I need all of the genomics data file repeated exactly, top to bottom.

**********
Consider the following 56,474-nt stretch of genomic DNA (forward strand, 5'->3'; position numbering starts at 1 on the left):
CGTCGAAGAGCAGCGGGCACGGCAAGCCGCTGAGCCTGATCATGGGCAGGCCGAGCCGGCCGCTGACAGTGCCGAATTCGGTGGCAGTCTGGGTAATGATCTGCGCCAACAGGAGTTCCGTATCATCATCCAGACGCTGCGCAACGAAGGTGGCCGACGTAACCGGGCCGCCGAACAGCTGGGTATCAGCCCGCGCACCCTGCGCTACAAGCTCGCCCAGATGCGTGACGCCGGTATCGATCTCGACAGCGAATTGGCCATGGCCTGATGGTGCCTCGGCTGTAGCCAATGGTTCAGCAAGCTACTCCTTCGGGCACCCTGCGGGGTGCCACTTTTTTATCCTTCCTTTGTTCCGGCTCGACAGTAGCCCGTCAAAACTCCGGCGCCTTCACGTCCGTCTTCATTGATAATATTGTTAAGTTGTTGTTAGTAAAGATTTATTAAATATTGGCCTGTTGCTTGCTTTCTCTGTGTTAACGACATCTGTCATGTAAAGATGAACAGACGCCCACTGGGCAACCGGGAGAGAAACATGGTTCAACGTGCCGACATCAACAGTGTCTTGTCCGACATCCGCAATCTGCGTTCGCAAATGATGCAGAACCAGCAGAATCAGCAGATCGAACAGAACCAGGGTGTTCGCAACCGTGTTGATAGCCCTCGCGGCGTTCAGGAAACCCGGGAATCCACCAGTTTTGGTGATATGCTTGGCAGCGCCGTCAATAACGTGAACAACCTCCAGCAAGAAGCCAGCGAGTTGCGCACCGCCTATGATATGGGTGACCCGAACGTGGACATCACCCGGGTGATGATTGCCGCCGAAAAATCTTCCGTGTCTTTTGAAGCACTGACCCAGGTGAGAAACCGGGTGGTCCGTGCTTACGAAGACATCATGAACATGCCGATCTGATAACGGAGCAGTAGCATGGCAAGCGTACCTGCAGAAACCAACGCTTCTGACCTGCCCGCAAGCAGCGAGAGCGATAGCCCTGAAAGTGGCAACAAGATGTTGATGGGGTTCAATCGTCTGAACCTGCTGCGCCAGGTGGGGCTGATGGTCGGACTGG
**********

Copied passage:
Consider the following 56,474-nt stretch of genomic DNA (forward strand, 5'->3'; position numbering starts at 1 on the left):
CGTCGAAGAGCAGCGGGCACGGCAAGCCGCTGAGCCTGATCATGGGCAGGCCGAGCCGGCCGCTGACAGTGCCGAATTCGGTGGCAGTCTGGGTAATGATCTGCGCCAACAGGAGTTCCGTATCATCATCCAGACGCTGCGCAACGAAGGTGGCCGACGTAACCGGGCCGCCGAACAGCTGGGTATCAGCCCGCGCACCCTGCGCTACAAGCTCGCCCAGATGCGTGACGCCGGTATCGATCTCGACAGCGAATTGGCCATGGCCTGATGGTGCCTCGGCTGTAGCCAATGGTTCAGCAAGCTACTCCTTCGGGCACCCTGCGGGGTGCCACTTTTTTATCCTTCCTTTGTTCCGGCTCGACAGTAGCCCGTCAAAACTCCGGCGCCTTCACGTCCGTCTTCATTGATAATATTGTTAAGTTGTTGTTAGTAAAGATTTATTAAATATTGGCCTGTTGCTTGCTTTCTCTGTGTTAACGACATCTGTCATGTAAAGATGAACAGACGCCCACTGGGCAACCGGGAGAGAAACATGGTTCAACGTGCCGACATCAACAGTGTCTTGTCCGACATCCGCAATCTGCGTTCGCAAATGATGCAGAACCAGCAGAATCAGCAGATCGAACAGAACCAGGGTGTTCGCAACCGTGTTGATAGCCCTCGCGGCGTTCAGGAAACCCGGGAATCCACCAGTTTTGGTGATATGCTTGGCAGCGCCGTCAATAACGTGAACAACCTCCAGCAAGAAGCCAGCGAGTTGCGCACCGCCTATGATATGGGTGACCCGAACGTGGACATCACCCGGGTGATGATTGCCGCCGAAAAATCTTCCGTGTCTTTTGAAGCACTGACCCAGGTGAGAAACCGGGTGGTCCGTGCTTACGAAGACATCATGAACATGCCGATCTGATAACGGAGCAGTAGCATGGCAAGCGTACCTGCAGAAACCAACGCTTCTGACCTGCCCGCAAGCAGCGAGAGCGATAGCCCTGAAAGTGGCAACAAGATGTTGATGGGGTTCAATCGTCTGAACCTGCTGCGCCAGGTGGGGCTGATGGTCGGACTGG